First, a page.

Bat populations are declining locally, and continentally, due to habitat loss and fragmentation, roost disturbances, public lack of awareness, and poor regulatory measures. South Dakota Game, Fish and Parks and the South Dakota Bat Working Group are initiating efforts to protect habitats and conserve bats in South Dakota. To learn more about these efforts, check out the South Dakota Bat Management Plan.
Articles about bats:
- Townsends Big-Eared Bat
- Bats in the Belfry?
- Bats of the Black Hills - a description of status and conservation needs
- Bats and Rabies - a Public Health Guide
Anyone who desires to conduct bat research must comply with the requirements of the Bat Sampling and Protection Protocol Guidelines.
White-nose syndrome (WNS) is a disease that affects hibernating bats in eastern North America. It is widely thought to be caused by the fungus Pseudogymnoascus destructans (Pd). In February of 2006, a photograph of hibernating bats with strange white fuzz became the first token piece of evidence of a disease that has killed over 5 million bats. Much has been learned about Pd and the disease since its discovery, but even more remains a mystery.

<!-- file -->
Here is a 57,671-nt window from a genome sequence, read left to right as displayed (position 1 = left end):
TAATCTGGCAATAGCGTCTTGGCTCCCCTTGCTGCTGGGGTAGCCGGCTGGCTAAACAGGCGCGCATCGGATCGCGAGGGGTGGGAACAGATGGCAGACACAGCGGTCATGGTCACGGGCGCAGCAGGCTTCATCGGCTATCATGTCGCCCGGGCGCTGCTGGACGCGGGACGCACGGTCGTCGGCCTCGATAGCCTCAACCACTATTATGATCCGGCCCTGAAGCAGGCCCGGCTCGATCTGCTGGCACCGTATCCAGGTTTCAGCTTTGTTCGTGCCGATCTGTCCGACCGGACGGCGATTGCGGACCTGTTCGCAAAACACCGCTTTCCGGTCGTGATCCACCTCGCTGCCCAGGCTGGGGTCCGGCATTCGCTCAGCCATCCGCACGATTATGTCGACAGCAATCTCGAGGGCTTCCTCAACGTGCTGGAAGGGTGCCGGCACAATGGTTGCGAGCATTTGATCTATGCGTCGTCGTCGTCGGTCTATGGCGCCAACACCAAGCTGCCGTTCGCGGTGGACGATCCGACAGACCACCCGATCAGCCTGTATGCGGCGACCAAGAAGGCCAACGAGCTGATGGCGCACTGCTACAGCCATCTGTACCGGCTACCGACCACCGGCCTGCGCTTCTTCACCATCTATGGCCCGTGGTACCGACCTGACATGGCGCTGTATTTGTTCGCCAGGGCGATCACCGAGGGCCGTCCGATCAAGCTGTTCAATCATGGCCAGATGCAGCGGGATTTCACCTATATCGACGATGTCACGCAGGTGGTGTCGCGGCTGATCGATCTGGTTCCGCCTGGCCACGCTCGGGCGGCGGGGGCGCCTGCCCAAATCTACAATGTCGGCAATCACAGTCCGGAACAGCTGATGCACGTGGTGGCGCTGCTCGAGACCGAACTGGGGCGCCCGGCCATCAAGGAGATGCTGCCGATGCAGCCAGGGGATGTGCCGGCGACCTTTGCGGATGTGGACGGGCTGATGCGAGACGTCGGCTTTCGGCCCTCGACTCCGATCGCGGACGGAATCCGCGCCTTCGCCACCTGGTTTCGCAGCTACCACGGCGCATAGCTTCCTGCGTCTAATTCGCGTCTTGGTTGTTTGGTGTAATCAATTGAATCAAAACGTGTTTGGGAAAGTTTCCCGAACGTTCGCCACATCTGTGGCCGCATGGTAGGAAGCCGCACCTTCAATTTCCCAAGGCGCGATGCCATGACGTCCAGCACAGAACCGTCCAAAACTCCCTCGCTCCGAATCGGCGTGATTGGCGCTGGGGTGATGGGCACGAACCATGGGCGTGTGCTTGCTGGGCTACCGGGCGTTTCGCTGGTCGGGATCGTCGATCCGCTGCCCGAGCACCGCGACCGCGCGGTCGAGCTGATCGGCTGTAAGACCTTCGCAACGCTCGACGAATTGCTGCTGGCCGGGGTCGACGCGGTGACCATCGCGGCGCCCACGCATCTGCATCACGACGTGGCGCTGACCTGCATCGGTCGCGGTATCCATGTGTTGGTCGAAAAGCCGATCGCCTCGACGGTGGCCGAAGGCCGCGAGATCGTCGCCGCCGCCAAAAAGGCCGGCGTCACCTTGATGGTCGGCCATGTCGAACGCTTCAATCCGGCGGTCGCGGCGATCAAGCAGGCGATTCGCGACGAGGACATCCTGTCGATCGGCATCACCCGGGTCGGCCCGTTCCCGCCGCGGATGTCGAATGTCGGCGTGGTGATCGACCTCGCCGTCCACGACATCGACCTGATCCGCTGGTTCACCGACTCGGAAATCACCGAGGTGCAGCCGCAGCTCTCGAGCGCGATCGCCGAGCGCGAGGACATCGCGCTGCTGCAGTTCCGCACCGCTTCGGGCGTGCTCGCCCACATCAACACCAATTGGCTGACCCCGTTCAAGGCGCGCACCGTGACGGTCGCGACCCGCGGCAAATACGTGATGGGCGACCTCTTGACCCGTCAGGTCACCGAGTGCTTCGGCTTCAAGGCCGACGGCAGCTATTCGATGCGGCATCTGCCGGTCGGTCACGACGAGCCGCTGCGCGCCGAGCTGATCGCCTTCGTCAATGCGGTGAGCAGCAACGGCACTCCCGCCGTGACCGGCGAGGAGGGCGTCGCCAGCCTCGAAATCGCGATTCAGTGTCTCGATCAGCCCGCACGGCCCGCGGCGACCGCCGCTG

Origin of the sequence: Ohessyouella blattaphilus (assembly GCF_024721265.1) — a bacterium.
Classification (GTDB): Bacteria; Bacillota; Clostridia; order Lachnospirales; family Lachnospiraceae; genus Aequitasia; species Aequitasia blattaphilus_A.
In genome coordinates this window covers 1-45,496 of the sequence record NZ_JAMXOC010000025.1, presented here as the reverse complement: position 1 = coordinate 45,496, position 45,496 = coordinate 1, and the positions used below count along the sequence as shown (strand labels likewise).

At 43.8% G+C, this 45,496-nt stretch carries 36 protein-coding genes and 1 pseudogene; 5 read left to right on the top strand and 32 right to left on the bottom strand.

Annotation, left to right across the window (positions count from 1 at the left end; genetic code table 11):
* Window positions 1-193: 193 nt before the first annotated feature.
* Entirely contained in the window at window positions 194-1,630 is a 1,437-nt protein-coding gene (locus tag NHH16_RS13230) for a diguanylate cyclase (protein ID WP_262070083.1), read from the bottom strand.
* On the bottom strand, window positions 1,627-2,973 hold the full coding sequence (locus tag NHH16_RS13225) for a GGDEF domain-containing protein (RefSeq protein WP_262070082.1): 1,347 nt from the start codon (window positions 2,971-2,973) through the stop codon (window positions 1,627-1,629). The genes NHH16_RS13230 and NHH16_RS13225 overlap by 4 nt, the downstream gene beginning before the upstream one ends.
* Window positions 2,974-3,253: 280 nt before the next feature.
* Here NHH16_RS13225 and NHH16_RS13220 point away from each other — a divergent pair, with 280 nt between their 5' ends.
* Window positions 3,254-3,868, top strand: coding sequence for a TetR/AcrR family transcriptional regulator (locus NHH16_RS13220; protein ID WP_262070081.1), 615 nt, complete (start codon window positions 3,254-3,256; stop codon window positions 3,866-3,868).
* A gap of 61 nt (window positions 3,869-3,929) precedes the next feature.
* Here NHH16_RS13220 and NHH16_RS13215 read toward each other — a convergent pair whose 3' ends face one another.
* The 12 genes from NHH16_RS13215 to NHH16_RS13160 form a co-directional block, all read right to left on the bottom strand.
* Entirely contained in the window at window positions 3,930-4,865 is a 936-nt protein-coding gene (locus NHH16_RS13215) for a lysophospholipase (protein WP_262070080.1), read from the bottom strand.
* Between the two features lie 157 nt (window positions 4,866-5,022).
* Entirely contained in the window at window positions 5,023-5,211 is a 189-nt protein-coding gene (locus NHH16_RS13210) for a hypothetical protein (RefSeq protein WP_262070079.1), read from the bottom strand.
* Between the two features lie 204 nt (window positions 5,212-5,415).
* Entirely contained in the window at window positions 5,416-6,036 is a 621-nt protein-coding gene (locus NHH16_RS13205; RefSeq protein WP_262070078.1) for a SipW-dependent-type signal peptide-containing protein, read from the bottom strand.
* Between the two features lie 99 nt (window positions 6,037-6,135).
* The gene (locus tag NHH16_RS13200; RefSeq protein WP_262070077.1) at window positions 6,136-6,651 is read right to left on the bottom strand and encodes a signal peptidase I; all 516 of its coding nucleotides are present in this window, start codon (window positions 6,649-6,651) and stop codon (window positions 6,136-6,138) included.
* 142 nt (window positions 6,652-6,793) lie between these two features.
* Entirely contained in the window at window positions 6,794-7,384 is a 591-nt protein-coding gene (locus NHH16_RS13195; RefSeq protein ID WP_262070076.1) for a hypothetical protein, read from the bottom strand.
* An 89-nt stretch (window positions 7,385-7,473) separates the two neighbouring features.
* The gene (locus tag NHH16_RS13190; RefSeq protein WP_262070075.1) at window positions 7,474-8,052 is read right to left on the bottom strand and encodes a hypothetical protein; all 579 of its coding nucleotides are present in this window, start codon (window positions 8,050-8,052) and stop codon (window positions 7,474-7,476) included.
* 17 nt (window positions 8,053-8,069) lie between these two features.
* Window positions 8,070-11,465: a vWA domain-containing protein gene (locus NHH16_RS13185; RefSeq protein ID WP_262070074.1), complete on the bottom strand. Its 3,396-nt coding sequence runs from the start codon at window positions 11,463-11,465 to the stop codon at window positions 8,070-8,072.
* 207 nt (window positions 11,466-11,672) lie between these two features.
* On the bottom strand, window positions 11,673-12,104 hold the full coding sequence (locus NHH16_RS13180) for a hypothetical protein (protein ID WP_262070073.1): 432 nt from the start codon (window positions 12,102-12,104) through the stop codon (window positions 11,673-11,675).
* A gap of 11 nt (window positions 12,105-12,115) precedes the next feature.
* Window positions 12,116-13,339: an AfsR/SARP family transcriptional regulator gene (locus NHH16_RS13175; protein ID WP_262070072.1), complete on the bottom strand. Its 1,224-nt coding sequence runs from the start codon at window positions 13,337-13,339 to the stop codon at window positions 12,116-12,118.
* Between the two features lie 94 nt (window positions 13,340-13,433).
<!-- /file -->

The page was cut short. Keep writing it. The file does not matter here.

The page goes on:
Originally described as Geomyces destructans, this cold-loving fungus causes a skin infection and looks like white fuzz on the nose, ears, and membranes of the wings and tail of infected bats. Pd is found in cold and humid (>90%) environments, growing within a temperature range of 40-68 F making caves and mines ideal environments for this fungus.
BatsLIVE is a free distance-learning program that highlights the use of technological media to reach children, educators, land managers and the public. It also serves as a clearinghouse of bat education resources including sample curriculums, lesson plans, videos and posters as well as multiple links to other bat-related information.